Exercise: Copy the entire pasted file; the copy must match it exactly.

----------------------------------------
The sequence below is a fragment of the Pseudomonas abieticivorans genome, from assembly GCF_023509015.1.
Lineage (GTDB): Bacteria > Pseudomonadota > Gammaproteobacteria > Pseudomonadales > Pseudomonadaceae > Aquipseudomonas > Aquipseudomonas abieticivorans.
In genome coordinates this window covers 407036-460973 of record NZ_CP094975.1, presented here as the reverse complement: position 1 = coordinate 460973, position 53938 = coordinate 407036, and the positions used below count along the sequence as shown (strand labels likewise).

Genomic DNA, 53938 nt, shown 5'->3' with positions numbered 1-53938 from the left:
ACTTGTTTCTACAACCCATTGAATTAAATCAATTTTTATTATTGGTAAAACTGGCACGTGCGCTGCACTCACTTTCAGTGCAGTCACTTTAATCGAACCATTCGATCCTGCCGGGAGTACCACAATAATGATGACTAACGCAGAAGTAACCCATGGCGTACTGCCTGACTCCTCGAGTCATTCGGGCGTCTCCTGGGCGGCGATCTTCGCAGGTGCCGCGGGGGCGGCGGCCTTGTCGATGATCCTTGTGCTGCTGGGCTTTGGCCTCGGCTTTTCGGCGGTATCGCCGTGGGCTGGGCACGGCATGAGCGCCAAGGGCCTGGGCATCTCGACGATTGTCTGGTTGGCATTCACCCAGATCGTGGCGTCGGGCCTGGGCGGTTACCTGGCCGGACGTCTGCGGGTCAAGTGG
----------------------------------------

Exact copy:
The sequence below is a fragment of the Pseudomonas abieticivorans genome, from assembly GCF_023509015.1.
Lineage (GTDB): Bacteria > Pseudomonadota > Gammaproteobacteria > Pseudomonadales > Pseudomonadaceae > Aquipseudomonas > Aquipseudomonas abieticivorans.
In genome coordinates this window covers 407036-460973 of record NZ_CP094975.1, presented here as the reverse complement: position 1 = coordinate 460973, position 53938 = coordinate 407036, and the positions used below count along the sequence as shown (strand labels likewise).

Genomic DNA, 53938 nt, shown 5'->3' with positions numbered 1-53938 from the left:
ACTTGTTTCTACAACCCATTGAATTAAATCAATTTTTATTATTGGTAAAACTGGCACGTGCGCTGCACTCACTTTCAGTGCAGTCACTTTAATCGAACCATTCGATCCTGCCGGGAGTACCACAATAATGATGACTAACGCAGAAGTAACCCATGGCGTACTGCCTGACTCCTCGAGTCATTCGGGCGTCTCCTGGGCGGCGATCTTCGCAGGTGCCGCGGGGGCGGCGGCCTTGTCGATGATCCTTGTGCTGCTGGGCTTTGGCCTCGGCTTTTCGGCGGTATCGCCGTGGGCTGGGCACGGCATGAGCGCCAAGGGCCTGGGCATCTCGACGATTGTCTGGTTGGCATTCACCCAGATCGTGGCGTCGGGCCTGGGCGGTTACCTGGCCGGACGTCTGCGGGTCAAGTGG